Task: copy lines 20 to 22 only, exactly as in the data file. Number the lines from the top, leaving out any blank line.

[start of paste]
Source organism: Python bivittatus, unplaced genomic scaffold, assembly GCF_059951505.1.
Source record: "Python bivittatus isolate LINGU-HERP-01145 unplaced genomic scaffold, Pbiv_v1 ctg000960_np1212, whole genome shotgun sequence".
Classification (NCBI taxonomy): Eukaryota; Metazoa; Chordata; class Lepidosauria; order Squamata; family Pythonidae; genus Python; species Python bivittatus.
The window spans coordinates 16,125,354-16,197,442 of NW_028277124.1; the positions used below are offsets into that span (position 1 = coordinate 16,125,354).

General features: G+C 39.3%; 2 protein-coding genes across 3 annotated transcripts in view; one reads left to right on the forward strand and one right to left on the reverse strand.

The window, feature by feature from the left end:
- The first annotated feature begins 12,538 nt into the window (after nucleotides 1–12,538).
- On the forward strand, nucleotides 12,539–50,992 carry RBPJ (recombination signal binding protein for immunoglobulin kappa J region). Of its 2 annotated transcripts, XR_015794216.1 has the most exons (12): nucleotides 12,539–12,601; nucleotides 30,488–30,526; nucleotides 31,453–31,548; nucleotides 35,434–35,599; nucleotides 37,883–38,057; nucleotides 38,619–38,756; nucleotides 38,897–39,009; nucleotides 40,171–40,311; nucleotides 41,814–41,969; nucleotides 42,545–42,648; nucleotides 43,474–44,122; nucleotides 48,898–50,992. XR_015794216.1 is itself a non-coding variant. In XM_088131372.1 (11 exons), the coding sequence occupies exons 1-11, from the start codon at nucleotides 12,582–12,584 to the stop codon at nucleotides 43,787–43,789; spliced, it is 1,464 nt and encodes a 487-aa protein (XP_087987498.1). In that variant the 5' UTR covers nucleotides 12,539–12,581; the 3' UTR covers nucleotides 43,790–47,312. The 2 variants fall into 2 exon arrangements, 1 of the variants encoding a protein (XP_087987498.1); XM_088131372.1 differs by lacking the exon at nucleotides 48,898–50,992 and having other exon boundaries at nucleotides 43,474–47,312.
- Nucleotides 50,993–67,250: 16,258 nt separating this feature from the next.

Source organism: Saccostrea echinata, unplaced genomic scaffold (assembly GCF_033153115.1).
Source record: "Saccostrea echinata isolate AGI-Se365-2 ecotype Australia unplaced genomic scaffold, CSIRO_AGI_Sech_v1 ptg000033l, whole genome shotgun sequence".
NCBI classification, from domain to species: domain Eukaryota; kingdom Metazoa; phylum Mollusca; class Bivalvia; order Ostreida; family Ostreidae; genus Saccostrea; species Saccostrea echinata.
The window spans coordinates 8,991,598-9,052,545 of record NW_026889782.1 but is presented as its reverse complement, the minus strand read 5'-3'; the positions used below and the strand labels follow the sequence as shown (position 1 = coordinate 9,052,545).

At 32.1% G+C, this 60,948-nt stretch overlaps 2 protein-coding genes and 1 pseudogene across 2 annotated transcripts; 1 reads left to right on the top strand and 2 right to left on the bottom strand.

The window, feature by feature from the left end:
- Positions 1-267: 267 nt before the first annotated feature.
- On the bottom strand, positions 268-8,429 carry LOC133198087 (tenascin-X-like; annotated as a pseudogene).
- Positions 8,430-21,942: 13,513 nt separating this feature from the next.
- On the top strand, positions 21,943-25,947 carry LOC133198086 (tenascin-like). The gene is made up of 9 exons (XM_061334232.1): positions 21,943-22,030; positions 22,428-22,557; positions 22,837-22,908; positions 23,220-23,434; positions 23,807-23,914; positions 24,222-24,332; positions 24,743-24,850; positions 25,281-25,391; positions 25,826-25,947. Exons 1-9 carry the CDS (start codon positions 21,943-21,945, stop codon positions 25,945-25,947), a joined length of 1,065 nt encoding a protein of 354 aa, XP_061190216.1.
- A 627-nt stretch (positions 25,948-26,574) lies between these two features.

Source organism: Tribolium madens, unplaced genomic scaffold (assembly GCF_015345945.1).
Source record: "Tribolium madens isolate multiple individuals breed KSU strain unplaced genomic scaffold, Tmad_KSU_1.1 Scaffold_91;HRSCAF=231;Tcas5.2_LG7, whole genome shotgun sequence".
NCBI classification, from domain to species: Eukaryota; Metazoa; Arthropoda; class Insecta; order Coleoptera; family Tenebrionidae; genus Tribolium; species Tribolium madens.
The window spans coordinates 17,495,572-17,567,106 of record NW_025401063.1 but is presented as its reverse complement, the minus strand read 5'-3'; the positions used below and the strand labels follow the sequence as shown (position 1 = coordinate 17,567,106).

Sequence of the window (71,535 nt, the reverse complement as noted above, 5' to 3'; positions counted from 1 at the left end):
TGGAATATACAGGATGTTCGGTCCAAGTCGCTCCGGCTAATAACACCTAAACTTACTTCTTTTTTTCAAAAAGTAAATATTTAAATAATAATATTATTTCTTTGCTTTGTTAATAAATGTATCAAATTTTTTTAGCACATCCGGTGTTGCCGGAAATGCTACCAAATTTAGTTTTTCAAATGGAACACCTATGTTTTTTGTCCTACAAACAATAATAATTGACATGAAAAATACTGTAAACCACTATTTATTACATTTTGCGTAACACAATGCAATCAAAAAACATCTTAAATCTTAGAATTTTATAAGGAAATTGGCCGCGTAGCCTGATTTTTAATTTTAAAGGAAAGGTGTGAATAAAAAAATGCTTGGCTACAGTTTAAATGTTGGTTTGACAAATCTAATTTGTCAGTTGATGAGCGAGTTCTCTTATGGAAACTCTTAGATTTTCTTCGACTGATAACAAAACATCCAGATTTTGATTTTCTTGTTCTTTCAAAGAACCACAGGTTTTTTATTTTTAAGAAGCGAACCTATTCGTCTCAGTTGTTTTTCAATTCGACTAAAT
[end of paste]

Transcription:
- A 627-nt stretch (positions 25,948-26,574) lies between these two features.

Source organism: Tribolium madens, unplaced genomic scaffold (assembly GCF_015345945.1).
Source record: "Tribolium madens isolate multiple individuals breed KSU strain unplaced genomic scaffold, Tmad_KSU_1.1 Scaffold_91;HRSCAF=231;Tcas5.2_LG7, whole genome shotgun sequence".